Inspired by everything from the punk movement to architecture, industrial design and the Bauhaus, characteristics of Francis’ work often include bold color, a strong silhouette, sharp lines and simplicity. Each piece is created in-house, allowing for the artist to maintain complete control over the design process. He often works with found materials, which are experimental and alternative to traditional shoemaking.

In keeping with the spirit of experimentation, many of the pieces in this collection were inspired by the Bauhaus School of Art and Design in Germany, made famous in the early twentieth century for combining craft and engineering with a variety of fine art mediums, including sculpture, painting, and architecture. Francis has stated that he operates his own workshop under many of the same principles that drove the Bauhaus movement, seeking to fuse fine art, architecture, fashion, and design into one act, thus creating shoes that are both beautiful and functional, as all of the artistic disciplines invoked are valued as equals.

Francis’ designs are worn regularly by celebrities and musicians, and have been featured in publications such as Vogue, Metropolis, and Ornament. He has exhibited in several museums, including Palm Springs Art Museum, Architecture and Design Museum, and a solo exhibition at the Craft & Folk Art Museum in Los Angeles. He was also invited to exhibit as an artist at FN PLATFORM in Las Vegas, wherein he moved his entire workshop into the venue to act as a display.

David B. Jang: Deflection Production

Both an artist and an inventor, David B. Jang is known for his imaginative kinetic installations, which employ hacked consumer electronics and subverted household appliances. These vestiges of technology, with their life’s instructions literally coded into their motherboards, are the building blocks of Jang’s practice. By deconstructing, re-programming, and reconstituting industrial and commercial castoffs, Jang creates immersive works that are, as described by art critic Peter Frank, “at once hilarious, frightening, charming, and strangely reassuring.”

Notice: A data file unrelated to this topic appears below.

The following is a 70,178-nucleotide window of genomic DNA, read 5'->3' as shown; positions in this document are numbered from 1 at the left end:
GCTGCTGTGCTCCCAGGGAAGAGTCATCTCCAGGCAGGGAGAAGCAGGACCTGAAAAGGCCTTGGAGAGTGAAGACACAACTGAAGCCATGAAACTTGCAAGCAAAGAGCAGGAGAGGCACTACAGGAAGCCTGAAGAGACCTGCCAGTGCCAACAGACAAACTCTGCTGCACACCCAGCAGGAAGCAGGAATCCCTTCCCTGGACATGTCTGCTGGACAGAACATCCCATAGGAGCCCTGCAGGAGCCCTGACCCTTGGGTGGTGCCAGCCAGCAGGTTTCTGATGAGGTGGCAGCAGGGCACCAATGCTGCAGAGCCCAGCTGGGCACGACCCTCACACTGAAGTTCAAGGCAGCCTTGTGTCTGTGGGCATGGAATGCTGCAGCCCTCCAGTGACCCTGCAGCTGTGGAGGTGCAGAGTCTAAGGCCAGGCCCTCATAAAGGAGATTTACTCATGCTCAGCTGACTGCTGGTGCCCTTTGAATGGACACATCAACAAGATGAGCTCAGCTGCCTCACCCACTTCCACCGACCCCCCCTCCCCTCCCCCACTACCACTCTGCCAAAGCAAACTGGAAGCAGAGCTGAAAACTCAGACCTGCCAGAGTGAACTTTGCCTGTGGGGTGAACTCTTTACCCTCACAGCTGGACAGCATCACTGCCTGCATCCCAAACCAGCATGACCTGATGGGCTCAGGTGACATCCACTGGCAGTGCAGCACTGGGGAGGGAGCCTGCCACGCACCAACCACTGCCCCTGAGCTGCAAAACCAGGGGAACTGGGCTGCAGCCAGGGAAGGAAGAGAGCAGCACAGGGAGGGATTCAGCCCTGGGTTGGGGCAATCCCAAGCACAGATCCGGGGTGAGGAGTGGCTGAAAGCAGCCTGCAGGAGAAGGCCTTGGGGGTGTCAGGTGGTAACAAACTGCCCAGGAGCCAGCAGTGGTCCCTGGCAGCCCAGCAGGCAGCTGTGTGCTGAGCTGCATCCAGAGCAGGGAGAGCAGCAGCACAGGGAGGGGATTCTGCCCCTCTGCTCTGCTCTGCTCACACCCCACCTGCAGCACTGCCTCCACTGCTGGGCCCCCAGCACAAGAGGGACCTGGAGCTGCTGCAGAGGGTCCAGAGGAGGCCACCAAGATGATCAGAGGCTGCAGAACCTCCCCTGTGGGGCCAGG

Ultimately, Jang’s work is about survival, or what he refers to as “life tactics.” His installations explore the short life expectancy of cast-off materials and their relationship to organic mortality. Rooted in a playful critique of capitalism combined with a thirst for novelty, Jang shifts attention away from the product, toward process and consumer. If property ownership is a pathway to the “American Dream,” Jang’s intention is to subvert, dissect, comprehend, and redirect property to verify its potential and truth, or expose its lie. His work is engaging and subtly provocative, confronting viewers with their complacent habit of experiencing the environment indirectly, through a version of the world that humans have contrived. In Jang’s work, viewers must first lose themselves to find themselves. Through his ongoing investigations, the artist undertakes a documentation of the industrial era, not by representation, but by reusing and reworking existing technologies, and through them, exposing their inherent human and fallible elements.

David B. Jang has exhibited both nationally and internationally at several museums and galleries, including: the Museum of Contemporary Art, Los Angeles; Laguna Art Museum; Nagasaki Museum of Fine Art, Japan; Paju Kyoha Art Center, Korea; Shone-show Gallery, China; Heritage Art Center, Philippines; Locust Projects, Miami; AAF,  Germany, the Netherlands, and Canada. He has been featured in several publications, such as Miami New Times, Wall Street International, Huffington Post Arts, Art Ltd., Korean American Magazine, ARTPULSE, Artillery, KCET Artbound, Coagula Art Journal, California Contemporary Art Magazine, and Art Week LA.

Lisa Schulte: Full Circle